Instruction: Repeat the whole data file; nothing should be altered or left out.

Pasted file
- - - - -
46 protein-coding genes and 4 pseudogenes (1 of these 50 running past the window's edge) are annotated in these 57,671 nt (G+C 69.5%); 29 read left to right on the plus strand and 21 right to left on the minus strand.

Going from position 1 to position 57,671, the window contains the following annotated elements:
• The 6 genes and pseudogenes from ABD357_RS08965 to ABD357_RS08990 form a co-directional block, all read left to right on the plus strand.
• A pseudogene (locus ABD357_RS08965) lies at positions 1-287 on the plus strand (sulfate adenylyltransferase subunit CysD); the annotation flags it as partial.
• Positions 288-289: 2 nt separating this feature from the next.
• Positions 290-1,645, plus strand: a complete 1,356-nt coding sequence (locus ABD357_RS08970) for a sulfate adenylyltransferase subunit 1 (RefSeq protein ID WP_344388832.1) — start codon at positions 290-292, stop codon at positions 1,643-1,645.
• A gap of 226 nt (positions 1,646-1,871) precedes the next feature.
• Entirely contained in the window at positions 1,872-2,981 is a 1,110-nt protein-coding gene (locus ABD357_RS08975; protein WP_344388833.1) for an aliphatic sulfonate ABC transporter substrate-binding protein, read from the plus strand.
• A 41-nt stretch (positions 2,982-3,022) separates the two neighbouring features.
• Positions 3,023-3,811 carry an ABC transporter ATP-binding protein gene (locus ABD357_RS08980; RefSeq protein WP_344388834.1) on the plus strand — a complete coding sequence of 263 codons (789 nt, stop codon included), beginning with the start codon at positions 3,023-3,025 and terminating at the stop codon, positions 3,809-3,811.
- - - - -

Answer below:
46 protein-coding genes and 4 pseudogenes (1 of these 50 running past the window's edge) are annotated in these 57,671 nt (G+C 69.5%); 29 read left to right on the plus strand and 21 right to left on the minus strand.

Going from position 1 to position 57,671, the window contains the following annotated elements:
• The 6 genes and pseudogenes from ABD357_RS08965 to ABD357_RS08990 form a co-directional block, all read left to right on the plus strand.
• A pseudogene (locus ABD357_RS08965) lies at positions 1-287 on the plus strand (sulfate adenylyltransferase subunit CysD); the annotation flags it as partial.
• Positions 288-289: 2 nt separating this feature from the next.
• Positions 290-1,645, plus strand: a complete 1,356-nt coding sequence (locus ABD357_RS08970) for a sulfate adenylyltransferase subunit 1 (RefSeq protein ID WP_344388832.1) — start codon at positions 290-292, stop codon at positions 1,643-1,645.
• A gap of 226 nt (positions 1,646-1,871) precedes the next feature.
• Entirely contained in the window at positions 1,872-2,981 is a 1,110-nt protein-coding gene (locus ABD357_RS08975; protein WP_344388833.1) for an aliphatic sulfonate ABC transporter substrate-binding protein, read from the plus strand.
• A 41-nt stretch (positions 2,982-3,022) separates the two neighbouring features.
• Positions 3,023-3,811 carry an ABC transporter ATP-binding protein gene (locus ABD357_RS08980; RefSeq protein WP_344388834.1) on the plus strand — a complete coding sequence of 263 codons (789 nt, stop codon included), beginning with the start codon at positions 3,023-3,025 and terminating at the stop codon, positions 3,809-3,811.